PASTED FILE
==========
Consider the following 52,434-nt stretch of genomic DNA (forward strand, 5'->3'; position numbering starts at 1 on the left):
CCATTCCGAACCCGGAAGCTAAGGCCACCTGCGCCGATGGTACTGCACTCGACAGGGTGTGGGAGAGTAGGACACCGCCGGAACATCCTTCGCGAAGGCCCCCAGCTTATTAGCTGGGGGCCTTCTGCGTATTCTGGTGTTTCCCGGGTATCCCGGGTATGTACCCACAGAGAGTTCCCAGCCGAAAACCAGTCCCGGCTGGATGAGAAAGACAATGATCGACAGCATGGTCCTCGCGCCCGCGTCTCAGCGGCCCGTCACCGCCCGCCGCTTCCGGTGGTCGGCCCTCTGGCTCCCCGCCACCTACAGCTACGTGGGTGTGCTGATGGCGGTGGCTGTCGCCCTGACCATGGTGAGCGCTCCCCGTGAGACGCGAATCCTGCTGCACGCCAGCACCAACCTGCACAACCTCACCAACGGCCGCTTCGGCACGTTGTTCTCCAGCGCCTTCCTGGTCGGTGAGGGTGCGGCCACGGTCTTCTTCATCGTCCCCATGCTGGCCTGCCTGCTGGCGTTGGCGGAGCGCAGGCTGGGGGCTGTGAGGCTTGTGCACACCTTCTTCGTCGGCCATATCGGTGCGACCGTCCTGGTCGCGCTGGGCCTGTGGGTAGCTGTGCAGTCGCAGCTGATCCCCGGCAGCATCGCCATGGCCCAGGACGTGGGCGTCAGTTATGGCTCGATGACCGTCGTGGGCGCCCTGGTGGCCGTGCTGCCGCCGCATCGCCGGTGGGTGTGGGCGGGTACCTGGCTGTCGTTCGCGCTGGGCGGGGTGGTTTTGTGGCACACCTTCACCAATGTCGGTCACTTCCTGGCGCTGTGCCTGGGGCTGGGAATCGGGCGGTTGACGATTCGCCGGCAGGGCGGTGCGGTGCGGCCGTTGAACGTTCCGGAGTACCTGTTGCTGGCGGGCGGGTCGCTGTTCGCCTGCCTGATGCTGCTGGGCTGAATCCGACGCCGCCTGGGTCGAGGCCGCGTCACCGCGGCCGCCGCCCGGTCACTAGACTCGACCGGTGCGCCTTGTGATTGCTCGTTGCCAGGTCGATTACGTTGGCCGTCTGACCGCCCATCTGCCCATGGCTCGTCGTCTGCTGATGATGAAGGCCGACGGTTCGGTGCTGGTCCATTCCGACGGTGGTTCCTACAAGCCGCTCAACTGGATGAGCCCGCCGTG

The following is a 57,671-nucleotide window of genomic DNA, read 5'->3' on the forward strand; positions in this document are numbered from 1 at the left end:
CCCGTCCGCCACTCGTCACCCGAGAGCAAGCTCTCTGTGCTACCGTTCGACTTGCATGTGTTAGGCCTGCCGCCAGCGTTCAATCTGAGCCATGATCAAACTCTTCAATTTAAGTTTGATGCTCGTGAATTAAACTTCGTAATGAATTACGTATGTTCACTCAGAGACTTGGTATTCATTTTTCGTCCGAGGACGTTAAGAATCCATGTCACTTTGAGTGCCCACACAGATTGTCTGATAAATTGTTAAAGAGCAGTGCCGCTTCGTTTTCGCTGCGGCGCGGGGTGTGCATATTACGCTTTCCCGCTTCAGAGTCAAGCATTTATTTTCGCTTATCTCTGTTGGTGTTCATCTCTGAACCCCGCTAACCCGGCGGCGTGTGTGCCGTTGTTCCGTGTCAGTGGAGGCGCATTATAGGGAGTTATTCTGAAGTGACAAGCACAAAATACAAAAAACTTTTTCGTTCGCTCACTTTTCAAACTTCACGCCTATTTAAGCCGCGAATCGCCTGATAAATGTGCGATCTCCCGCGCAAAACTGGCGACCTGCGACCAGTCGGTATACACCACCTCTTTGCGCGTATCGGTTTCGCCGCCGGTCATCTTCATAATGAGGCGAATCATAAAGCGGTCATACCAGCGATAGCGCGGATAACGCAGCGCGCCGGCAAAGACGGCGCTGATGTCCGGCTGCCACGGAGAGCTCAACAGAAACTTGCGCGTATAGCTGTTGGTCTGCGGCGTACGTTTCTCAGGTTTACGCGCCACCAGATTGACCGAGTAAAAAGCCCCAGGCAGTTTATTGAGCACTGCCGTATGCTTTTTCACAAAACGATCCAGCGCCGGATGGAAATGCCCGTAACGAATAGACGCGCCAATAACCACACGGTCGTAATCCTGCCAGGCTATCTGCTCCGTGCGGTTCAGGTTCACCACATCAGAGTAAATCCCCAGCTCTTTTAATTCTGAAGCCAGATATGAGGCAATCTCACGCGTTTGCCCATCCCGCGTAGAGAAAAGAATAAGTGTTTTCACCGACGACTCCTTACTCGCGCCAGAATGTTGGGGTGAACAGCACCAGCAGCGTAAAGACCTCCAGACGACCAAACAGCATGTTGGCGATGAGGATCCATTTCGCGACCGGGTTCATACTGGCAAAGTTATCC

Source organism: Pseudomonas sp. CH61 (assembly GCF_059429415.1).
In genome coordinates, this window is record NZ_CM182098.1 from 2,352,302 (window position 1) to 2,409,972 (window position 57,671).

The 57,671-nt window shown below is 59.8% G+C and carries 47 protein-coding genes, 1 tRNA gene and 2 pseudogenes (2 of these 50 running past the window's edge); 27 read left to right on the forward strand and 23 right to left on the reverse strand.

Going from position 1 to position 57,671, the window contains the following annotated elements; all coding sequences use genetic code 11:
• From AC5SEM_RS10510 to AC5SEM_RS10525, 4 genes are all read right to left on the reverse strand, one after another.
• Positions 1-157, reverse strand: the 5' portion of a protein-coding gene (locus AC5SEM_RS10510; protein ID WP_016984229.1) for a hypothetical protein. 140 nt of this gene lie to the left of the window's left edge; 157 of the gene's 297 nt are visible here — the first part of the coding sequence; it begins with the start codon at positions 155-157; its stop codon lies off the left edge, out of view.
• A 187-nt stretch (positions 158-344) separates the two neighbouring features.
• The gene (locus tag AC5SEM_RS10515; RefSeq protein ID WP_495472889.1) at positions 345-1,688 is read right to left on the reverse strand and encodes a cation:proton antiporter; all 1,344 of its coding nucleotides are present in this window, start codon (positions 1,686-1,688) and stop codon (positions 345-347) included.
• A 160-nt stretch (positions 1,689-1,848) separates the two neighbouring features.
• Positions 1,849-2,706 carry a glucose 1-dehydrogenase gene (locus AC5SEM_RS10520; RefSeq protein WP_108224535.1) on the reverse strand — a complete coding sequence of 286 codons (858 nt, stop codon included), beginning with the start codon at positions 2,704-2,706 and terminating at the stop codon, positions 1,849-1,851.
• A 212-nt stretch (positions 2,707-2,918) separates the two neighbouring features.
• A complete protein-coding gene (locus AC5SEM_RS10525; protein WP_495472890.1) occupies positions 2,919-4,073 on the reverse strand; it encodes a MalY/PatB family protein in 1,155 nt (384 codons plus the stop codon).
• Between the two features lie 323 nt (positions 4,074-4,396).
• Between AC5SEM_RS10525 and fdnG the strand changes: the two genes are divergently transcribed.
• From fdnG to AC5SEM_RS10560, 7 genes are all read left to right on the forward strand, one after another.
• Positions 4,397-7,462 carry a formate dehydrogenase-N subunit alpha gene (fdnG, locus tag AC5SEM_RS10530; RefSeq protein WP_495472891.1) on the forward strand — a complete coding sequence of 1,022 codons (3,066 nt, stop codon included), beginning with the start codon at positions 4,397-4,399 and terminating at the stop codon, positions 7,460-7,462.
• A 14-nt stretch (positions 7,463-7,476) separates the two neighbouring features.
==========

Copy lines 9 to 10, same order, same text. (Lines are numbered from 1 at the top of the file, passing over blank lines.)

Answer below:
• From AC5SEM_RS10510 to AC5SEM_RS10525, 4 genes are all read right to left on the reverse strand, one after another.
• Positions 1-157, reverse strand: the 5' portion of a protein-coding gene (locus AC5SEM_RS10510; protein ID WP_016984229.1) for a hypothetical protein. 140 nt of this gene lie to the left of the window's left edge; 157 of the gene's 297 nt are visible here — the first part of the coding sequence; it begins with the start codon at positions 155-157; its stop codon lies off the left edge, out of view.